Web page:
Students and Small-dollar Credit

By Lynda S. Livingston.

Published by The International Journal of Interdisciplinary Educational Studies

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Article: Print $US10.00
Article: Electronic $US5.00

We present a student survey based on a recent Treasury convening on uses and abuses of small-dollar fringe credit. Financially inexperienced students may be particularly vulnerable to negative outcomes from this type of credit. Using a sample from a small liberal arts university, we find that our students are highly unlikely to use fringe products like payday loans. The news is not all good, however. While our students are very familiar with mainstream credit and savings products, they are almost entirely ignorant of their costs. Should less advantaged students display this sort of blasé attitude when transacting in the small-dollar markets, they could easily fall into a fringe-loan “debt trap.”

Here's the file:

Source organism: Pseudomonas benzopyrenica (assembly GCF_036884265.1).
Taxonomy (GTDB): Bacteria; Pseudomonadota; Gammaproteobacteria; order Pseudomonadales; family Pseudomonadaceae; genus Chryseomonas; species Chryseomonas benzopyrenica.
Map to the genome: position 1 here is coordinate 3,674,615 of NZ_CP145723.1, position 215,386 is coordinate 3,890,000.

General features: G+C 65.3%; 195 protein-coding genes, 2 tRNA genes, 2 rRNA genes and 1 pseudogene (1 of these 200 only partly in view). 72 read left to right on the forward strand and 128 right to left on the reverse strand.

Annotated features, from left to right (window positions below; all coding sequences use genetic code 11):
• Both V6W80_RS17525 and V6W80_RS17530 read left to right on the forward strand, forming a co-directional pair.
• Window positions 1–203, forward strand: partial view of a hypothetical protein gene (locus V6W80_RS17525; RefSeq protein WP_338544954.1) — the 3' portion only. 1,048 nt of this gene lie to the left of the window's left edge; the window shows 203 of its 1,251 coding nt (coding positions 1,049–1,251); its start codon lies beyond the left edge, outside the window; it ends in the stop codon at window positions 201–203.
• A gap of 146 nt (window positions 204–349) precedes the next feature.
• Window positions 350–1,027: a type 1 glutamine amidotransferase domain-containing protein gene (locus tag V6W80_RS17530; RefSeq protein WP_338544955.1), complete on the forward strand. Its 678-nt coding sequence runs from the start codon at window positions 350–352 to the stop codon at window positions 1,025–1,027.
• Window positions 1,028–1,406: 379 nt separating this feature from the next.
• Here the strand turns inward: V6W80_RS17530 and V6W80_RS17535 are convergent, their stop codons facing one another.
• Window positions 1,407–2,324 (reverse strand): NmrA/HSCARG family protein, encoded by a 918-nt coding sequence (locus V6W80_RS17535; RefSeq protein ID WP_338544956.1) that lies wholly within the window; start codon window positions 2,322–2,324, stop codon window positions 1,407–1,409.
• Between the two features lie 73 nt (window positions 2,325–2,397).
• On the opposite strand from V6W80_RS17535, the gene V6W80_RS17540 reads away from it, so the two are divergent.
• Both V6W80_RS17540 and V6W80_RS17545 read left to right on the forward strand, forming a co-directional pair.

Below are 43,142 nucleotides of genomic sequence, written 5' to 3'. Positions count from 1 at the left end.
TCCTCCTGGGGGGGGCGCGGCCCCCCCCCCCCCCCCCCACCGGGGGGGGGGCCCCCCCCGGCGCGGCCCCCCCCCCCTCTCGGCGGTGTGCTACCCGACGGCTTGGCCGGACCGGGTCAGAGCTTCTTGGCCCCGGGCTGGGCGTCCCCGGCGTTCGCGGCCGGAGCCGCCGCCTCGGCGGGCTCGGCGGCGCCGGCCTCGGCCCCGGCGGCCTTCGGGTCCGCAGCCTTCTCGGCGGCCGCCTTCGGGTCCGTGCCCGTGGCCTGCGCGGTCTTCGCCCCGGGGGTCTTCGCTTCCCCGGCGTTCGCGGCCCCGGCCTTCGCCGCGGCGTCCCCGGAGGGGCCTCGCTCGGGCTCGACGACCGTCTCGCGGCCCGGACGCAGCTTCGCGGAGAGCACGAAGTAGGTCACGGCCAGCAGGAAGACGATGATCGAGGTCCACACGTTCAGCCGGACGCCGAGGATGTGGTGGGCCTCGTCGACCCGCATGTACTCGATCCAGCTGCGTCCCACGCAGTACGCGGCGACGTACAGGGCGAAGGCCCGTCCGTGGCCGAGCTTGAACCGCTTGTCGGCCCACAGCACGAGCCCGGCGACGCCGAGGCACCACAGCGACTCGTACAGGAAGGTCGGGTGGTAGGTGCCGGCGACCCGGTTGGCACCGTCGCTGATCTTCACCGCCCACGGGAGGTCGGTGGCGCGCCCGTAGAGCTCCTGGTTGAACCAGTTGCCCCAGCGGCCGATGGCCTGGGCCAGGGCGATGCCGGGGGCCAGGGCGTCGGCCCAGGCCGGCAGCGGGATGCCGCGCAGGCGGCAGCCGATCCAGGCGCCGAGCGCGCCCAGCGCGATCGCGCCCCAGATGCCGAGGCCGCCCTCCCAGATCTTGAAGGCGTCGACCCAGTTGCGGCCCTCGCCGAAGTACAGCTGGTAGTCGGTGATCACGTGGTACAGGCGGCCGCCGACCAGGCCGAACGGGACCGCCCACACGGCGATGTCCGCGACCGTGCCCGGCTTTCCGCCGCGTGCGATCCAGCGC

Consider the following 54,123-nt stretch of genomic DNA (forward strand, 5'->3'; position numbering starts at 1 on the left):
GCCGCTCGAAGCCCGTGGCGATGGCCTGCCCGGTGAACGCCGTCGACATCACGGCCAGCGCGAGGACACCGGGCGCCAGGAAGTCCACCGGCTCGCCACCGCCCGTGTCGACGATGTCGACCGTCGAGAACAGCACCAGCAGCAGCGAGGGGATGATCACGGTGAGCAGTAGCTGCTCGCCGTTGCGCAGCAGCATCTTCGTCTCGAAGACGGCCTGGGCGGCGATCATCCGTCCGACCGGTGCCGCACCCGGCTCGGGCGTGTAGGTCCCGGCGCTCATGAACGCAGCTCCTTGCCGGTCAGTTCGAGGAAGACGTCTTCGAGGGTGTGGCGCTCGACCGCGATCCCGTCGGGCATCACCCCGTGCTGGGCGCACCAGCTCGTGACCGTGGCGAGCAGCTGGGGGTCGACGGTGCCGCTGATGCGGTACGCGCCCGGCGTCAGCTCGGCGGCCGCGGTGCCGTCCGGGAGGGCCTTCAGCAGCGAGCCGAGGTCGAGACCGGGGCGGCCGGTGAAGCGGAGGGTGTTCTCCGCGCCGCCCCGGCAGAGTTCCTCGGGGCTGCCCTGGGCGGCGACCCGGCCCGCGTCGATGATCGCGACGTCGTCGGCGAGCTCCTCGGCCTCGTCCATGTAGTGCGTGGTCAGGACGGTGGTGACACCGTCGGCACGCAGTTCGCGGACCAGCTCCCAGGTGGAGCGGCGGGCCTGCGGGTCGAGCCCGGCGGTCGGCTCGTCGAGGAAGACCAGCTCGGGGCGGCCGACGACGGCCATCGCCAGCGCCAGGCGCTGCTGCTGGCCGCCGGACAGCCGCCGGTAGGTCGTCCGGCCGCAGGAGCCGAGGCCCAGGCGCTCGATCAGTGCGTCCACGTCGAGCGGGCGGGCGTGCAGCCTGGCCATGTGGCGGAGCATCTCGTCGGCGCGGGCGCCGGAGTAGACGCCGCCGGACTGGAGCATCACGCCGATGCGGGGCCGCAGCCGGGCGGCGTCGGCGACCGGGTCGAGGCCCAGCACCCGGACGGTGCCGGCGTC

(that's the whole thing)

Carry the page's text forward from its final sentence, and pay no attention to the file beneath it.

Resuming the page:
Keywords: Payday Loans, Fringe Lending, Small Dollar Credit, Student Finance

The International Journal of Interdisciplinary Educational Studies, Volume 7, Issue 2, pp.69-86. Article: Print (Spiral Bound). Article: Electronic (PDF File; 1.850MB).

Dr. Lynda S. Livingston

Professor of Finance, School of Business and Leadership, University of Puget Sound, Tacoma, USA

Lynda Livingston is a Nat S. and Marian W. Rogers professor of finance at the University of Puget Sound. She teaches financial markets, investments, corporate finance, and personal finance. Most of her recent work has focused on evaluating peer-to-peer markets as alternatives to payday lending. In her future work, she will concentrate on examining the capital budgeting issues surrounding coal-fired electricity generation. She is a founder of Four Horsemen Investments.